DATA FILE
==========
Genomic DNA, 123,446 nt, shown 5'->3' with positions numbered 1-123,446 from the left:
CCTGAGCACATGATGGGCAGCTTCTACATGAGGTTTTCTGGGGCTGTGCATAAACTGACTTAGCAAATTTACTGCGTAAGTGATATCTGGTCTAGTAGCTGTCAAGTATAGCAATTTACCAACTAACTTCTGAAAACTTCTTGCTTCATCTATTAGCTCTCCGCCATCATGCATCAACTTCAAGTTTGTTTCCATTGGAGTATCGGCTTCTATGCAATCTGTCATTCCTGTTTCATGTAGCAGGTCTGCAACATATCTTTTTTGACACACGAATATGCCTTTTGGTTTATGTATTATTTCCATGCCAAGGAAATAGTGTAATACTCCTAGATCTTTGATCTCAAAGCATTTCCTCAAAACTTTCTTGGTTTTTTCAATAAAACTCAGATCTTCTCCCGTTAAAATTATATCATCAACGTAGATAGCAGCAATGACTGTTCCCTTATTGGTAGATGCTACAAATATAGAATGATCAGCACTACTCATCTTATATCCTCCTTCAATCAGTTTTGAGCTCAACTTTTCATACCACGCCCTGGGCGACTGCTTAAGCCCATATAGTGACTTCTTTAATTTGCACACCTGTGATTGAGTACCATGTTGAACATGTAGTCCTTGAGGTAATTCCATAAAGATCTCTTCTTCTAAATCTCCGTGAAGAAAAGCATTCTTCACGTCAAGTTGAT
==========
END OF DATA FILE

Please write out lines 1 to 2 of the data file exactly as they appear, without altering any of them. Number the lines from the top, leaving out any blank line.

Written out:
Genomic DNA, 123,446 nt, shown 5'->3' with positions numbered 1-123,446 from the left:
CCTGAGCACATGATGGGCAGCTTCTACATGAGGTTTTCTGGGGCTGTGCATAAACTGACTTAGCAAATTTACTGCGTAAGTGATATCTGGTCTAGTAGCTGTCAAGTATAGCAATTTACCAACTAACTTCTGAAAACTTCTTGCTTCATCTATTAGCTCTCCGCCATCATGCATCAACTTCAAGTTTGTTTCCATTGGAGTATCGGCTTCTATGCAATCTGTCATTCCTGTTTCATGTAGCAGGTCTGCAACATATCTTTTTTGACACACGAATATGCCTTTTGGTTTATGTATTATTTCCATGCCAAGGAAATAGTGTAATACTCCTAGATCTTTGATCTCAAAGCATTTCCTCAAAACTTTCTTGGTTTTTTCAATAAAACTCAGATCTTCTCCCGTTAAAATTATATCATCAACGTAGATAGCAGCAATGACTGTTCCCTTATTGGTAGATGCTACAAATATAGAATGATCAGCACTACTCATCTTATATCCTCCTTCAATCAGTTTTGAGCTCAACTTTTCATACCACGCCCTGGGCGACTGCTTAAGCCCATATAGTGACTTCTTTAATTTGCACACCTGTGATTGAGTACCATGTTGAACATGTAGTCCTTGAGGTAATTCCATAAAGATCTCTTCTTCTAAATCTCCGTGAAGAAAAGCATTCTTCACGTCAAGTTGAT